Published on July 20th, 2015 | by Julie Finn0
Craft Book Review: Fairy Gardening and Fairy Gardening 101
Want to make something whimsical and imaginative?
Want a miniature garden that’s as lovely as large one?
Want to share your love of growing things with a kid?
Fairy gardening is a great kid craft, but fairy gardens aren’t just for kids; they’re for anyone who has an imagination and a desire to grow something green. Using the books Fairy Gardening and Fairy Gardening 101 (both of which I received for free from the publisher), my kids and I created a couple of beautiful fairy gardens for their bedroom. We used tons of upcycled materials in the making, and I think it makes the gardens look even cuter.
The choice of a good upcycled container is the key to making a long-lasting upcycled fairy garden. Fairy Gardening has several examples of good upcycled containers, including a thrifted dresser (the key ingredient to making a dresser work as a container garden? Roofing tar!), but for our gardens, one kid chose an old metal bowl that had been part of their mud kitchen set-up, and the other kid chose a cracked casserole dish donated to my Girl Scout troop to use in a mosaic project (we ended up with more than enough green pieces!). My younger daughter embellished the outside of this casserole dish with ceramics markers, after we consulted each other and decided that the crack was small enough that it wouldn’t be a leaking hazard.
Fairy Gardening also includes a long list of plants that work well in small-scale containers, everything from groundcovers to miniature furs. I took my kids to our local nursery and let them each choose two plants (although my older kid later decided that she wouldn’t actually plant her Venus flytrap in her fairy garden, but rather keep it on the kitchen windowsill where it can catch gnats. I plan to encourage her to spread chia seeds in her garden). Fairy Gardening 101 is helpful when planning where to place each plant, because the images show some of the gardens in several stages of growth; it’s easy to forget that the small succulent that you plant is going to grow and reproduce!
My kids had the most fun, however, with decorating their fairy gardens. One kid created a pebble pathway in her garden; the other kid set out a couple of marble “boulders” for the fairies to sit on. I keep a bin into which I toss random objects as they come my way–keys of unknown provenance, corks, novelty erasers, that interesting bead that I found on the ground that one time, etc. Both kids LOVED mining this bin for fairy garden decorations–in fact, my older kid’s garden sort of looks like a fairy junkyard, or the garden of a VERY eclectic, packrat sort of fairy:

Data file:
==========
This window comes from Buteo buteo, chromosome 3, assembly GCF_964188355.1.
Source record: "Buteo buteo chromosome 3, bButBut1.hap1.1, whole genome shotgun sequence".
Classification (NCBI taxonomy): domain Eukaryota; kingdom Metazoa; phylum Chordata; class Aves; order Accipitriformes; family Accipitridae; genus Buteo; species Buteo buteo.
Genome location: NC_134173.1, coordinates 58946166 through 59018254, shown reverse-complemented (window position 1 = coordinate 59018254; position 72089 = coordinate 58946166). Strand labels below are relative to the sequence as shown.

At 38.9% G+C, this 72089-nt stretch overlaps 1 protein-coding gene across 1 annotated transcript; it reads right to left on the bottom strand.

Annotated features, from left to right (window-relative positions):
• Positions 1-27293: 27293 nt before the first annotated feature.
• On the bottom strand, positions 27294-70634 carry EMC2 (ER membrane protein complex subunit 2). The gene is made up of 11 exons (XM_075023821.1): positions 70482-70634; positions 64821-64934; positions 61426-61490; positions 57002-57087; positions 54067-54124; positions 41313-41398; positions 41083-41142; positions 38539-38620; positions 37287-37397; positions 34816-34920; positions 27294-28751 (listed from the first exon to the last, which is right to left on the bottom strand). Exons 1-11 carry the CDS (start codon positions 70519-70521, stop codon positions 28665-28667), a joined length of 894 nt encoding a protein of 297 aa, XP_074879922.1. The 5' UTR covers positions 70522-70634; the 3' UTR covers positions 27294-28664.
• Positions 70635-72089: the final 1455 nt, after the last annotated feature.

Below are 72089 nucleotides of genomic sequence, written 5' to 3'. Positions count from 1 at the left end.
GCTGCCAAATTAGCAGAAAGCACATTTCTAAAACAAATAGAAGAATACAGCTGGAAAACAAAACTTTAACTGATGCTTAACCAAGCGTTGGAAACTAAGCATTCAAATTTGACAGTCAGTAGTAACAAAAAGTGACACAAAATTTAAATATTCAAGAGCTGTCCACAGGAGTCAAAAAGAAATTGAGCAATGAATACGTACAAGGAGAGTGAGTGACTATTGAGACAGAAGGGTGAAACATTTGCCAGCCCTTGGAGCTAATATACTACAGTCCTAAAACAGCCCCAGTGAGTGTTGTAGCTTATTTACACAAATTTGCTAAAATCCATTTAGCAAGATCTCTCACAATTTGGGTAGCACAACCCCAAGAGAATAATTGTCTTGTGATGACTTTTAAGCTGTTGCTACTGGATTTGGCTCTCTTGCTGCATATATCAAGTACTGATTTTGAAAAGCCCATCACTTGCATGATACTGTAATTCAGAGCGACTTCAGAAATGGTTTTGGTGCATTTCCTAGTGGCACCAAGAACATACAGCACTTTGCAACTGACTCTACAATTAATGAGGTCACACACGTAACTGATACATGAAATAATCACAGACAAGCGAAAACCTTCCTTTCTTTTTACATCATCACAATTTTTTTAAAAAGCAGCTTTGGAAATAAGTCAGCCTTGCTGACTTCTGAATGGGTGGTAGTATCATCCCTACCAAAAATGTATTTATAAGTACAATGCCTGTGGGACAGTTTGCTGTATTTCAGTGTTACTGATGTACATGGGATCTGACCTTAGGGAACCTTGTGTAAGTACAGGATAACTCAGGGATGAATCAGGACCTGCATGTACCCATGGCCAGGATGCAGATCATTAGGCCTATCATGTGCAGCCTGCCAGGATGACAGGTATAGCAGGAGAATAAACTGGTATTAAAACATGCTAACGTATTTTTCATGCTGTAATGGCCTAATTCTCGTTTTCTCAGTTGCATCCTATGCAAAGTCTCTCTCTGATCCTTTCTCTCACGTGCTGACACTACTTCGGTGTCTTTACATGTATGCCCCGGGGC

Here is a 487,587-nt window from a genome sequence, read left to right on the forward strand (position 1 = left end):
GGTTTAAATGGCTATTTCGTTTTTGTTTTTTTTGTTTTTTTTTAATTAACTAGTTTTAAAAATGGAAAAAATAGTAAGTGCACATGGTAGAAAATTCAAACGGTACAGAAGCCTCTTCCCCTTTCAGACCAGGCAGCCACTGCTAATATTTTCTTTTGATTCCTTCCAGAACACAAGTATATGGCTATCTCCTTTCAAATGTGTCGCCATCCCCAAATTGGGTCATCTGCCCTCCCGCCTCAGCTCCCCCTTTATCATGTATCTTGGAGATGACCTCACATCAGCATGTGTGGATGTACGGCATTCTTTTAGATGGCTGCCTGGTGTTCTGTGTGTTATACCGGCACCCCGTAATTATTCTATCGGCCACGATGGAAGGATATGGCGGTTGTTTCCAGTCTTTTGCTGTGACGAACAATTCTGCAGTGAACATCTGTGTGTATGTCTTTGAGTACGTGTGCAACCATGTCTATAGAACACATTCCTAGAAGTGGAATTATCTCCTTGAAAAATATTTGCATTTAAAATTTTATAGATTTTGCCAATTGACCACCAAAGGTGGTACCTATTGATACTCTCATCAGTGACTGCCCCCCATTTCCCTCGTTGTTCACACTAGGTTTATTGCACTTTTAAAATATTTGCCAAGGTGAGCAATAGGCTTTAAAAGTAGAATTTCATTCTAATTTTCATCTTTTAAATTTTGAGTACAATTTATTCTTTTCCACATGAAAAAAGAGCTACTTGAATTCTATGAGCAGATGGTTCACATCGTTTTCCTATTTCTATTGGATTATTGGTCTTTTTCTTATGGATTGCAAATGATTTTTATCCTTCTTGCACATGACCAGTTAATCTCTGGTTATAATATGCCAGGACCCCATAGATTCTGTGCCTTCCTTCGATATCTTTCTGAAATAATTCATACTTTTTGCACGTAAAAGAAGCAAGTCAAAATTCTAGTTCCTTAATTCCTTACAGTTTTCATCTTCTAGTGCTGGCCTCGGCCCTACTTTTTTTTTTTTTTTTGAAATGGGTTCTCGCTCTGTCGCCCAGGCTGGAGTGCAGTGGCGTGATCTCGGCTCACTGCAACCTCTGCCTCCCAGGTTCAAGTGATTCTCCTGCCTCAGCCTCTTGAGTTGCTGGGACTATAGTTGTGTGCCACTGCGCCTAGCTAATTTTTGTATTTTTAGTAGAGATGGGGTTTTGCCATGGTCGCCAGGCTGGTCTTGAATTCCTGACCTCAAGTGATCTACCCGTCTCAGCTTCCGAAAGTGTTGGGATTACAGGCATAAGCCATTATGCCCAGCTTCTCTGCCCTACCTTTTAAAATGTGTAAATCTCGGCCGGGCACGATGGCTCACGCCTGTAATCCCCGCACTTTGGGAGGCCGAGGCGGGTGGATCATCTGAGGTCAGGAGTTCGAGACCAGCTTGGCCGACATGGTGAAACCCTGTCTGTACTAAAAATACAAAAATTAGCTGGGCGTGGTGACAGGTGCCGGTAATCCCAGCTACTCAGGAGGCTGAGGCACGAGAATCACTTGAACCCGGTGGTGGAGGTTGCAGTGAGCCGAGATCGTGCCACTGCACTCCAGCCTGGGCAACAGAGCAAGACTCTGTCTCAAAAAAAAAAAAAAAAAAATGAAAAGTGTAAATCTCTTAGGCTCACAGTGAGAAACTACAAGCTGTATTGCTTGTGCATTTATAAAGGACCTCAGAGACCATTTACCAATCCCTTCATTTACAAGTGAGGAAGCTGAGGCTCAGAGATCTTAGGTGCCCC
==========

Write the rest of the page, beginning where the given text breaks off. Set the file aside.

And this is an important point that I think that I have to make about fairy gardening: it doesn’t have to be cute. I know that all the fairy gardens that you see on Pinterest are cute, and yes, my younger kid’s fairy garden is SUPER cute–I mean, she glued an old watch face to a popsicle stick, and it still tells the time! She hung a jingle bell by a thread from her miniature shrub!
But YOUR fairy garden? It doesn’t have to be cute at all. It can totally have a Venus flytrap, if that’s what you’re into (I’m still trying to convince my kid to add hers in). It can totally have a T-rex skull, and Wolverine’s head, if that’s what you like. My kid’s eclectic, junkyard fairy garden pleases her, and I’m sure there are plenty of fairies out there who are going to love it, too.
I received free copies of Fairy Gardening and Fairy Gardening 101, because I can’t review a book if it hasn’t inspired my child to make a miniature junkyard on top of her dresser!